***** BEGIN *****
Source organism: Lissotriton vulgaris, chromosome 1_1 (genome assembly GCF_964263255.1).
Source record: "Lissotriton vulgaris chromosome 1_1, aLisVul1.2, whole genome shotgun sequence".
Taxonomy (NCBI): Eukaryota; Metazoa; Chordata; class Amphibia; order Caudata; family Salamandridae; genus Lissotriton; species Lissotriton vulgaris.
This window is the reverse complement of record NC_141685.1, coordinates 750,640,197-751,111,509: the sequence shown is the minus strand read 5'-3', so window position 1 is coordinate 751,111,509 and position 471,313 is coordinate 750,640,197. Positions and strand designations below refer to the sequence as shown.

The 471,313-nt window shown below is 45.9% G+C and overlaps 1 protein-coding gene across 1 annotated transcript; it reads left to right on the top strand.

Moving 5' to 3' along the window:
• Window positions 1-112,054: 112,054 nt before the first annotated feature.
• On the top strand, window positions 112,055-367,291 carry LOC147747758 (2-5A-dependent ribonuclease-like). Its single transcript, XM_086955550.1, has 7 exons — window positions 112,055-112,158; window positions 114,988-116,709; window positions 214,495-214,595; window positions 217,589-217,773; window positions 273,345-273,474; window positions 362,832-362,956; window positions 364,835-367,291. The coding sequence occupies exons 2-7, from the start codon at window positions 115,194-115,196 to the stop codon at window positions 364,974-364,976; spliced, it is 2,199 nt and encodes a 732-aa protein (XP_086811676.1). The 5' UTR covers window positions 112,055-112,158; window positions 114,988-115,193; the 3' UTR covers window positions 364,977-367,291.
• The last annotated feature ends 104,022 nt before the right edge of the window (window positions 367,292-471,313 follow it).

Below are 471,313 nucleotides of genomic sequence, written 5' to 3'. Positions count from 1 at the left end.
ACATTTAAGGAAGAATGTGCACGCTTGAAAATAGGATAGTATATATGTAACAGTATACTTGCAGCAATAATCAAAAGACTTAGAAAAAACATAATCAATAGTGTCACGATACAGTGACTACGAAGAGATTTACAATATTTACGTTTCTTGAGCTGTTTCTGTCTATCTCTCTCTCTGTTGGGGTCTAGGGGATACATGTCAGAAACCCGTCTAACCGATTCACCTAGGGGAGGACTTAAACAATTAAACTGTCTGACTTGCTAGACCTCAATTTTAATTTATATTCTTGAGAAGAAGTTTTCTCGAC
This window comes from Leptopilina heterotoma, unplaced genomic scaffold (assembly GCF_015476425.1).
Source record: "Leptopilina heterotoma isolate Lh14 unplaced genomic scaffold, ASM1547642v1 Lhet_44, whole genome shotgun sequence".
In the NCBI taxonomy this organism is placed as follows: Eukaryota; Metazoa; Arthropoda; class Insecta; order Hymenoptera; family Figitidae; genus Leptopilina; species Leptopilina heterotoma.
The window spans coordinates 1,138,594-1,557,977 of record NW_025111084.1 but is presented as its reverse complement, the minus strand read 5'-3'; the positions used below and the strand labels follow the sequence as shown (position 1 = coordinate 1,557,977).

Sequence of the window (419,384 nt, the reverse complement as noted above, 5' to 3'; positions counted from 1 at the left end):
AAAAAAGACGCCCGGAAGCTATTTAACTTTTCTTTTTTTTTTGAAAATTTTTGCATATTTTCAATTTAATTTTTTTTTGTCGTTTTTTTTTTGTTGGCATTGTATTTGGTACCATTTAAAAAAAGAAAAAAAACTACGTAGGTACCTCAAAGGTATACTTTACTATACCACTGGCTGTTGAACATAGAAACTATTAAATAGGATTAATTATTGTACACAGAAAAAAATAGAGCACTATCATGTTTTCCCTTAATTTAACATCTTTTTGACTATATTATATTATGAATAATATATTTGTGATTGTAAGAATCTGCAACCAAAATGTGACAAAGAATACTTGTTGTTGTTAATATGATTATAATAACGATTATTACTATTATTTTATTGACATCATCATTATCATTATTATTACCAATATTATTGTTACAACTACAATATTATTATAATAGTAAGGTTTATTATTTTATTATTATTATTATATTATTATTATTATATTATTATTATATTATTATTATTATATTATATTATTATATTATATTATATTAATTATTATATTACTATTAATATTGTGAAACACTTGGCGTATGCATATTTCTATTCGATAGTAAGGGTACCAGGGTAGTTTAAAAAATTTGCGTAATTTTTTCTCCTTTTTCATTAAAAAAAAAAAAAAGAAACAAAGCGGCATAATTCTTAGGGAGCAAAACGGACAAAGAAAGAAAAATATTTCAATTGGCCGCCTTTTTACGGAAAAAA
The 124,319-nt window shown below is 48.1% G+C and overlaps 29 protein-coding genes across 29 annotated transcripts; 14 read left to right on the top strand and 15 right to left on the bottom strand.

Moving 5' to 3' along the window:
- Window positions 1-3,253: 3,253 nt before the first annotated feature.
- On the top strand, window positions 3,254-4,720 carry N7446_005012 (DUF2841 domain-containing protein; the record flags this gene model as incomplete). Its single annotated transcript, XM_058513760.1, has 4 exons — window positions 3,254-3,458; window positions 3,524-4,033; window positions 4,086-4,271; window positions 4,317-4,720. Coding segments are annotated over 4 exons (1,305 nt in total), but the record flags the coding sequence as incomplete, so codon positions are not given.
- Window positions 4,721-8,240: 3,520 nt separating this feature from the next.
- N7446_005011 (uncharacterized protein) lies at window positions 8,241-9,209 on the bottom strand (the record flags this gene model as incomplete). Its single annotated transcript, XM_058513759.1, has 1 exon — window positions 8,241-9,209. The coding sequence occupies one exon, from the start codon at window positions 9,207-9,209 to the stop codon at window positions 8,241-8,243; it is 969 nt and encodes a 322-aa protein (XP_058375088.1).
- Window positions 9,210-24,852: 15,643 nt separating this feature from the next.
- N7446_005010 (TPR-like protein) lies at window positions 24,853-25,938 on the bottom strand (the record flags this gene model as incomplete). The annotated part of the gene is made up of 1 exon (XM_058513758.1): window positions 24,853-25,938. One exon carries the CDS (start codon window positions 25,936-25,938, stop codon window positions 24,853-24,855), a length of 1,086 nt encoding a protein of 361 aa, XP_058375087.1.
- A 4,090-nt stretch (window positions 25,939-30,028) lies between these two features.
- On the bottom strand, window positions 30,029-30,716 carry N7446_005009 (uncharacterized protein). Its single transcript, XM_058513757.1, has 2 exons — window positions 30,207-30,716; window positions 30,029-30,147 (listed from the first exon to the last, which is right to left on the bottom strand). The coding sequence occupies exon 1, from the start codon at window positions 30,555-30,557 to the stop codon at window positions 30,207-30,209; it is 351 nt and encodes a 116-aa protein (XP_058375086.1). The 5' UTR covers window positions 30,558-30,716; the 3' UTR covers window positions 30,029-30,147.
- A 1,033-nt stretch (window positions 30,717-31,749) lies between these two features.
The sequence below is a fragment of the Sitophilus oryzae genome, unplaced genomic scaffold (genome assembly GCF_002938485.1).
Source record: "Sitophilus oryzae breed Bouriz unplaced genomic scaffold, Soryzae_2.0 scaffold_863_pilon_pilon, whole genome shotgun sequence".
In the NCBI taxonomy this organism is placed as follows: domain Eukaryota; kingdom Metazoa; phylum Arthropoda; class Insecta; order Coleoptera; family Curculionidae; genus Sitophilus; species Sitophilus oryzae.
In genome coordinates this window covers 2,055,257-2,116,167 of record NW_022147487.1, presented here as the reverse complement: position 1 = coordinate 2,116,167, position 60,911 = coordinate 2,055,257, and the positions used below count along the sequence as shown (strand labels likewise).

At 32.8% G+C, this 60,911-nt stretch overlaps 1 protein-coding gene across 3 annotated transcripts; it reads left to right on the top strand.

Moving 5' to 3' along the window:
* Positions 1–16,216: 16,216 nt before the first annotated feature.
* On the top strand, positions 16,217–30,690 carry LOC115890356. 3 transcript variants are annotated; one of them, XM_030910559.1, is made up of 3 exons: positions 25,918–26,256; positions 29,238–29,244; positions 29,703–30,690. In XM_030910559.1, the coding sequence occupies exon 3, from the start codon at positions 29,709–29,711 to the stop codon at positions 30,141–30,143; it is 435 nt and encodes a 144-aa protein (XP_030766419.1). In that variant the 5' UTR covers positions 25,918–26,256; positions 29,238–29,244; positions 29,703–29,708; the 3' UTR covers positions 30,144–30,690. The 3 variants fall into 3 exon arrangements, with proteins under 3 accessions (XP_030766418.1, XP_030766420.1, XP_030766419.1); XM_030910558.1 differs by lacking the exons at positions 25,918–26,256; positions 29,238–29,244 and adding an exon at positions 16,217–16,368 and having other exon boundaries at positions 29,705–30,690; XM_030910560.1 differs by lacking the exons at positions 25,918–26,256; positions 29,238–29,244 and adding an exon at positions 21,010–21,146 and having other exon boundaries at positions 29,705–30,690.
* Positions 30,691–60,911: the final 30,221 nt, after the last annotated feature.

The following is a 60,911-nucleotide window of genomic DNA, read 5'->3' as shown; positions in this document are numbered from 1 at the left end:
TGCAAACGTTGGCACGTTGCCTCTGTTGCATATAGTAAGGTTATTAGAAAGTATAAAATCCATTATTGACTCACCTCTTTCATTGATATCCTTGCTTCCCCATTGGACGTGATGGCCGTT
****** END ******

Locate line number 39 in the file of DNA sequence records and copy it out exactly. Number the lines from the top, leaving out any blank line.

TGCAAACGTTGGCACGTTGCCTCTGTTGCATATAGTAAGGTTATTAGAAAGTATAAAATCCATTATTGACTCACCTCTTTCATTGATATCCTTGCTTCCCCATTGGACGTGATGGCCGTT